All of these “isms” are variations of top-down approaches to governance; all are variations of Karl Marx’s ideas; and all embrace divisive “us-versus-them” class conflicts that judge persons not by the content of their individual moral character, but by whether they fall within a group that is favored or disfavored by the powers-that-be who rule the state.
Yet we’re told today that the Nazis and fascists are on the political right, while the communists and socialists are on the left.
So ask yourself this: just where, on this left-to-right continuum, should we place a system that embraces bottom-up political and economic freedoms of the people? And just where should we place universal moral principles, which emphasize personal growth, empathic bonding, and striving for excellence?
You can’t answer this. That’s because either way you go on the continuum, you end up with top-down totalitarianism. Morality and freedom cannot be crammed down into this continuum. They do not occupy the mid-point, because there is no mid-point.
In America, the top-downers have exploited the phony left-to-right construct to discredit the cause of liberty, by mischaracterizing those who favor freedom as falling on the right. So the more vocal you are in support of freedom, the further to the right you must be.
This is how the top-down liberals and progressives have come to liken Tea Party members to fascists, and to label Reagan Republicans as extreme right-wingers. And this is how the top-downers get away with declaring that the “Occupy Wall Street” movement on the so-called far left and the “Tea Party” movement on the so-called far right are equally extreme—and, of course, that the Occupy Wall Street socialists are morally superior to the Tea Party proponents of economic freedom and constitutional democracy.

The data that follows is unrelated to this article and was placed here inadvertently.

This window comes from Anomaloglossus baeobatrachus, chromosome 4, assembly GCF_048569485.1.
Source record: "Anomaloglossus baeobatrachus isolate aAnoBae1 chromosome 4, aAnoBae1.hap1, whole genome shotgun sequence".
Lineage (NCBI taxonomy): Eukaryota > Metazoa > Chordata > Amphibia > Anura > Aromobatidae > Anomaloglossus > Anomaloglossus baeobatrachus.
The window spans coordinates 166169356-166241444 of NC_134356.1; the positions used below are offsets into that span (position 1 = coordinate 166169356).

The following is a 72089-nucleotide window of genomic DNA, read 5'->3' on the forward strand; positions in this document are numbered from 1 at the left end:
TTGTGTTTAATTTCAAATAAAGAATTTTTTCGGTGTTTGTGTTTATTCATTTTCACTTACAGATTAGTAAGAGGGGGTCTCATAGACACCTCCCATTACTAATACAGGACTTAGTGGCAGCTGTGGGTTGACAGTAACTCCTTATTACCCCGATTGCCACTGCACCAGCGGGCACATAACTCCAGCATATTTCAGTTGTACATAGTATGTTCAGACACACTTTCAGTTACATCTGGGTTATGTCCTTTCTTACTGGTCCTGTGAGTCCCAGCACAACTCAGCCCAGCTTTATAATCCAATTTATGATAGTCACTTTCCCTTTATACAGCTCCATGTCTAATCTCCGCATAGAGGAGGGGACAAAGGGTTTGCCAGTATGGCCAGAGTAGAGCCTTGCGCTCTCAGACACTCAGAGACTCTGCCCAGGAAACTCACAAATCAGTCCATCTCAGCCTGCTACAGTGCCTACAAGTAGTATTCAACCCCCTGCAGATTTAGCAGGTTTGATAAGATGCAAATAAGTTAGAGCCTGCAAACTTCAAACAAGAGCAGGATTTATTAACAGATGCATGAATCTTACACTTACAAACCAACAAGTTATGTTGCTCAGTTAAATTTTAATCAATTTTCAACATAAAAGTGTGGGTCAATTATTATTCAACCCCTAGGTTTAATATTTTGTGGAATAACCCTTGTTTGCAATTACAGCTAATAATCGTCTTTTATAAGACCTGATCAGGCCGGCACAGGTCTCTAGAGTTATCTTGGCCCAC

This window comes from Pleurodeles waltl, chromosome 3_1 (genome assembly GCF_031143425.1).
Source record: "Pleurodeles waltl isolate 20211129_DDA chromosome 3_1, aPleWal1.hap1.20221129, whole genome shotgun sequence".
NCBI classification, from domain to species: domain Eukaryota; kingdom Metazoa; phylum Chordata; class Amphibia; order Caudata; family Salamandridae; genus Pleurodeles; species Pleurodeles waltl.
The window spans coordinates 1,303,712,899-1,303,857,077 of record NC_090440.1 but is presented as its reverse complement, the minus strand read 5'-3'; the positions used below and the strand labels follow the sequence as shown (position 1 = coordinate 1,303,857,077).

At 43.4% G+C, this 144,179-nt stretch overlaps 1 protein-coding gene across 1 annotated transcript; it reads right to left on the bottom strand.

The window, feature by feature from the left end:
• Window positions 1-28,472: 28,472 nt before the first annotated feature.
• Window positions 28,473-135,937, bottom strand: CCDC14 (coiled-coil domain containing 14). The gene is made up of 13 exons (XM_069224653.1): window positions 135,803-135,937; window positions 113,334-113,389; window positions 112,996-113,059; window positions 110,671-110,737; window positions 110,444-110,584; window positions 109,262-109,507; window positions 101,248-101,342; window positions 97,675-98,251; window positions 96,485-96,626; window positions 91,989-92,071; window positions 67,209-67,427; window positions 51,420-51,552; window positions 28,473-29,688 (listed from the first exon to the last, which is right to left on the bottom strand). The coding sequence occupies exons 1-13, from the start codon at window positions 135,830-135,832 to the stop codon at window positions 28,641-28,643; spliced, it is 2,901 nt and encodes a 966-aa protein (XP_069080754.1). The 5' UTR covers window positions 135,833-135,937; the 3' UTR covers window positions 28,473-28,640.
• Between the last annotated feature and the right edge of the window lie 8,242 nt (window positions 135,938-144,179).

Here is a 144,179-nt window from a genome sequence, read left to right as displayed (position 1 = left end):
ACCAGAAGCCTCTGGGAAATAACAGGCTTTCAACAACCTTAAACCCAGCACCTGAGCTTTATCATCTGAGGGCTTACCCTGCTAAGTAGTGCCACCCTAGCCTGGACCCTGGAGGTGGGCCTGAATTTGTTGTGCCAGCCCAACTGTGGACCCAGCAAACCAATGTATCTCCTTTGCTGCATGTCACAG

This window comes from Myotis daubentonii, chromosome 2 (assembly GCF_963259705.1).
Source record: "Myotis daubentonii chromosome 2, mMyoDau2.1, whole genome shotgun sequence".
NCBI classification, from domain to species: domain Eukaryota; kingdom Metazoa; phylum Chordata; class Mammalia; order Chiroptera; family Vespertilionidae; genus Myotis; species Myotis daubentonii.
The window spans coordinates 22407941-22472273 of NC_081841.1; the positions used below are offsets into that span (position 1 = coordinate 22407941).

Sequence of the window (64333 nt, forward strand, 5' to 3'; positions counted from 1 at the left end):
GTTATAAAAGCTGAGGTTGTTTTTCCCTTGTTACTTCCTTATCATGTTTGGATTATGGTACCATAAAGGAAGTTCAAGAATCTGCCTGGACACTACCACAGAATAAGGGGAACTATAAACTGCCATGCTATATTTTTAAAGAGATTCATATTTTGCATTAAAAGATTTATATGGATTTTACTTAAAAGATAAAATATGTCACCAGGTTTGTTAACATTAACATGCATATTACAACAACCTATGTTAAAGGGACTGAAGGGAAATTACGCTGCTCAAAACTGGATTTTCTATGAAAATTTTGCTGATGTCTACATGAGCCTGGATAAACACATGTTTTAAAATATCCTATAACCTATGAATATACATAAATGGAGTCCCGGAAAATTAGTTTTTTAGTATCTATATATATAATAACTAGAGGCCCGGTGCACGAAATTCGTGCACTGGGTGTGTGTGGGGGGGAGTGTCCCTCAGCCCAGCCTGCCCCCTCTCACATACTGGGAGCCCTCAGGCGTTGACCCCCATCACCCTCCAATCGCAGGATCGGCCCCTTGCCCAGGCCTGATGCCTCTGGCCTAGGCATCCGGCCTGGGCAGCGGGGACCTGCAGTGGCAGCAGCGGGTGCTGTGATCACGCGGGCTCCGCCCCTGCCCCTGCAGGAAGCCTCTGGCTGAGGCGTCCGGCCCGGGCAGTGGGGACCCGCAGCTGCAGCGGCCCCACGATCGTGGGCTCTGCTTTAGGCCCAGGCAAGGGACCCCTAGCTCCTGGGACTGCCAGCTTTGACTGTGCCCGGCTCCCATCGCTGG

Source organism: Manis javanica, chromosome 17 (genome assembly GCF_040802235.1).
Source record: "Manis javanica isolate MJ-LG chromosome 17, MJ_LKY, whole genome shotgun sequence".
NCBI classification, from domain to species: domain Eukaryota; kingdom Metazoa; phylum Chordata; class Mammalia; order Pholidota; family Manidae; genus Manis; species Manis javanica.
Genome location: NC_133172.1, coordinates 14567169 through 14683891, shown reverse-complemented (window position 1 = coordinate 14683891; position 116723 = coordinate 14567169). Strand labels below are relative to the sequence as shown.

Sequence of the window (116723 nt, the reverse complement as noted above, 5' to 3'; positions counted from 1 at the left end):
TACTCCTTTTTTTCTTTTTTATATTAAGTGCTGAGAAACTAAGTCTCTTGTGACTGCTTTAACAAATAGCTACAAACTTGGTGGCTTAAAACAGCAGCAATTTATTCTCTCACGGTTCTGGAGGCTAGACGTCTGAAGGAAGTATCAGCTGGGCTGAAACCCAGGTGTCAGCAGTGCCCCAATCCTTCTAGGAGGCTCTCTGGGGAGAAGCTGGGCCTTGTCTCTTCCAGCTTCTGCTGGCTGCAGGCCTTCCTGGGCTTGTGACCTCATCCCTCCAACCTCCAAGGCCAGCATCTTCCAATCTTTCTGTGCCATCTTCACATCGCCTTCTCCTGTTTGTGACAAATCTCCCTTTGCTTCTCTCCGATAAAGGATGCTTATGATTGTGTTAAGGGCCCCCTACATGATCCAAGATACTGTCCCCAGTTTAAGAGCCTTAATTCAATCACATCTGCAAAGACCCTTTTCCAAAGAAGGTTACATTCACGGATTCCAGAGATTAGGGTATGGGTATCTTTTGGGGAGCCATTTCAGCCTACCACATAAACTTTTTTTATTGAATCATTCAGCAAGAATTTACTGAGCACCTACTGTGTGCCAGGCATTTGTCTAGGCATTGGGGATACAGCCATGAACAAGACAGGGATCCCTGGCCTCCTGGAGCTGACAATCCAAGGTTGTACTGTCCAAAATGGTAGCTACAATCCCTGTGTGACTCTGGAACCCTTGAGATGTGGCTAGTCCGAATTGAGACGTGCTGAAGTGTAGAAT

This left-equals-good and right-equals-bad message is being conveyed relentlessly throughout our society. Take a look at the television listings for next week. I’ll bet you’ll find plenty of programs justifiably showing the short-lived horrors of Hitler and the Nazis, but nothing on the equally bad but much longer lasting horrors of Lenin, Stalin, and Mao.
This is no coincidence. It’s part of the systematic skewing of information to further the top-down agenda of the liberals and progressives. What better way to undermine those of us who love liberty, and who believe that personal freedom of choice must come with personal responsibility for the choices we make, than to call us fascists and Nazis!
The top-downers do not occupy the moral high ground. But our children, and tens of millions of our voters, think they do. We have to put a stop to this and reclaim the moral high ground, while we still can. One big step in this direction is to stop referring to left versus right, and instead to start referring to bottom-up versus top-down, because this is the only valid way for us and our children to understand who the real enemies of freedom are.